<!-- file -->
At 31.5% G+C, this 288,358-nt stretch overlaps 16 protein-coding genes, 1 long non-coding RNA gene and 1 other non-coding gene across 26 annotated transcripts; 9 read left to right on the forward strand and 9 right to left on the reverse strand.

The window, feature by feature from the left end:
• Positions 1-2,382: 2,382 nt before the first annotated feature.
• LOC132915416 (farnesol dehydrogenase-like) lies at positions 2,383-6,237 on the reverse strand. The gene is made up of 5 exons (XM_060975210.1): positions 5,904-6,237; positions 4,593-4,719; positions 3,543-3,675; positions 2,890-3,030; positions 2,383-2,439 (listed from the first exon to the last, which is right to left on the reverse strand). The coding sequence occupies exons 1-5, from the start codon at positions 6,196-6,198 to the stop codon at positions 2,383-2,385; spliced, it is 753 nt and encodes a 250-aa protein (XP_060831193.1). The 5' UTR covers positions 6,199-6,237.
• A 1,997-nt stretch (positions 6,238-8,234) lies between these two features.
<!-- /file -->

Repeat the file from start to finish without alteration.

At 31.5% G+C, this 288,358-nt stretch overlaps 16 protein-coding genes, 1 long non-coding RNA gene and 1 other non-coding gene across 26 annotated transcripts; 9 read left to right on the forward strand and 9 right to left on the reverse strand.

The window, feature by feature from the left end:
• Positions 1-2,382: 2,382 nt before the first annotated feature.
• LOC132915416 (farnesol dehydrogenase-like) lies at positions 2,383-6,237 on the reverse strand. The gene is made up of 5 exons (XM_060975210.1): positions 5,904-6,237; positions 4,593-4,719; positions 3,543-3,675; positions 2,890-3,030; positions 2,383-2,439 (listed from the first exon to the last, which is right to left on the reverse strand). The coding sequence occupies exons 1-5, from the start codon at positions 6,196-6,198 to the stop codon at positions 2,383-2,385; spliced, it is 753 nt and encodes a 250-aa protein (XP_060831193.1). The 5' UTR covers positions 6,199-6,237.
• A 1,997-nt stretch (positions 6,238-8,234) lies between these two features.